At one point in my life I considered being a furniture maker. I had the woodworking bug. I read books and magazines on the subject. I built really, really bad tables with drawers that didn’t work quite right — all of the things we do when we first start a new endeavor, we screw up. After a close call between my finger and a table saw I rethought things. I’m fine with that. But I still really like good furniture. Having tried to do this myself, I have a great respect for those who do it well. Over the years I’ve had several furniture clients, some of whom make great stuff, others not so much. The clients who make great furniture are still around. (more…)
One requirement of being a corporate photographer is travel. Fortunately most of my travel is fairly local, or at least what I consider local, Philadelphia to Washington DC and on occasion, New York. I tend to be in DC a couple times a month, sometimes a couple times a week. Most of my trips are by train so I try to travel light, and by light I mean two Nikon bodies, four lenses, three speed lights, Pocket Wizards and batteries, so not really light. I needed to find an easier way to carry my gear. (more…)
We can’t always control the shoot as much as we’d like. One of my regular gigs is shooting real food prepared by real kitchen staff at real restaurants. The shots are more about the cooks and the restaurants than about my photographic prowess. Many times food comes out of the kitchen looking perfect, other times … not so much. On these assignments I’m also usually restricted to available light, or minimal supplemental lighting. Immediately I’ve lost control over two key aspects of the shot. It’s on assignments like these that I’ll often employ a trick that’s so simple I’m almost embarrassed–vignetting.
By artificially darkening the corners and edges of images we can direct the viewer’s eye toward the center. The trick is to not overdo it, but to have it be subtle. If you look at an image and think, ‘Oh, darkened corners,’ you’ve most likely gone too far. There are several points along the way where you can employ this trick, but my preference is in Photoshop, after the image has been cropped and the contrast adjusted.
My personal method involved the Quickmask tool and an Adjustment layer. On you image, enter Quickmask mode (Q key command) and select a round paint brush of appropriate size. Then simply mask the majority of the image. Remember this is a mask, not a selection, so the areas you paint will not be affected by the next step.
Back in March I posted an article entitled, Working for the Man about what life is like as a corporate shooter. Well I thought it was time for an update. We just survived a corporate-wide rumor that the Hatchet Man cometh, but as with most corporate chatter it was nothing but a rumor. So I live to shoot another day, (more…)
Tell the World You Don’t Suck: Modern Marketing for Commercial Photographersby Leslie Burns Dell’Acqua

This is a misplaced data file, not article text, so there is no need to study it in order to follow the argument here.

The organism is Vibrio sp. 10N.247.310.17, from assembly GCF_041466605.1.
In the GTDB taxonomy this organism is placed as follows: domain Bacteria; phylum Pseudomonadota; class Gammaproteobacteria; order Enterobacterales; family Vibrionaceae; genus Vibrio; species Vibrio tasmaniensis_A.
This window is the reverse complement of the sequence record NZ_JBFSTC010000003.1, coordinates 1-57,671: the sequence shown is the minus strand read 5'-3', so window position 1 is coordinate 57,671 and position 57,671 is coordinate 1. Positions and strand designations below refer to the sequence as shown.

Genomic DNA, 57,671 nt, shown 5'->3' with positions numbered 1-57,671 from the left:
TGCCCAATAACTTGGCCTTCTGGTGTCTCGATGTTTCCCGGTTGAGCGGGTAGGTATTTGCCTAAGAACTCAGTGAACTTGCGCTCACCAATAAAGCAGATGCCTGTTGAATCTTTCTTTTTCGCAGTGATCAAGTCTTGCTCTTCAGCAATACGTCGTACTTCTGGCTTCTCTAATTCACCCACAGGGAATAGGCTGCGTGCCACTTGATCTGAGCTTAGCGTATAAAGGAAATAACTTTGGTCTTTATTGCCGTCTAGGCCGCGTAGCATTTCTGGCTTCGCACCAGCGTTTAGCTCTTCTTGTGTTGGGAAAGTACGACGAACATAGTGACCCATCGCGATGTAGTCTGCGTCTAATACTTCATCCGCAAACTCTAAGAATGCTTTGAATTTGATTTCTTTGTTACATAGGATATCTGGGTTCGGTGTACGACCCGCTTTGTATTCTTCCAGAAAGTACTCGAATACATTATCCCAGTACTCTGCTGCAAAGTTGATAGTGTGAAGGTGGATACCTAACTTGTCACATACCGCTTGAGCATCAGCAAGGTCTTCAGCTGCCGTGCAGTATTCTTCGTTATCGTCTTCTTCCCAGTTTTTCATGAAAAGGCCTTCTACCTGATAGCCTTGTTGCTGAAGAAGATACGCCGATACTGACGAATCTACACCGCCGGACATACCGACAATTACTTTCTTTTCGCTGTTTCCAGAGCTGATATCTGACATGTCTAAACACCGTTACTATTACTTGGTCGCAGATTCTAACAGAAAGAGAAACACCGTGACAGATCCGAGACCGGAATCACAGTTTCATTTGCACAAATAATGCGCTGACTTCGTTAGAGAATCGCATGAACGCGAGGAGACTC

I’m a big fan of marketing and advertising my business. I really try hard to put my work, my business and my name out there as much as possible. With that said, sometimes I get stuck. Getting stuck in your marketing is no different from getting stuck creatively. It happens to all of us and learning how to break out of that rut and into more productive areas is important for any business owner. It’s at times like these that books like this one come in very handy indeed. Sometimes we need a creative kick in the pants, sometimes the foot is more business oriented. (more…)
I’ll be the first to admit, I see photographers do shoots in exotic locations, shooting beautiful models or covering major sporting events and yes I get a little envious but there is something to be said for being a corporate photographer. First – the steady paycheck and benefits are nice, tuition reimbursement, paid time off is also nice and now and then an interesting assignment comes your way, like flying in a helicopter with the Army or freezing my butt off in the second largest wind tunnel in the country – NASA tops the list. But with all the nice things about being a corporate shooter there are as many downsides to this type of photography.
Where do I begin”¦. (more…)
…and other frozen treats is delicate and very technically challenging. It’s also a lot of fun. Working with real food is always my preference when possible. I’ve found that the time spent in creating fake food is often better spent by making real food look better. Frozen and very cold items is one of my exceptions to this rule. (more…)
One of the most fun types of shoots we get asked to do regularly is the pour shot. I personally like the pour shot because it’s technically challenging, visually arresting and sometimes unpredictable. (more…)
Photography from the clients’ point of view.
by Jen Buchanan, Design Partner of Buchanan Studios, Inc.
I’m not a photographer, but I do work with them. I’m a Graphic Designer and I occasionally get the chance to hire photographers. It doesn’t happen very often, usually due to budgets. In my time as a designer I’ve learned several things about creative professionals and how they work. I’ve got a few tips for photographers on how to make the whole process run more smoothly and help ensure repeat business. True, I’ve dealt mostly with commercial photographers, but I think these tips will work for most anyone. (more…)
Now don’t let the term “corporate” scare you. I understand that most of us don’t want to live in the corporate world, myself included. I have no desire to work in a cubicle, make decisions by committee or wear a suit every day. But a big part of our business is reminding our clients and customers that we are expert at what we do. (more…)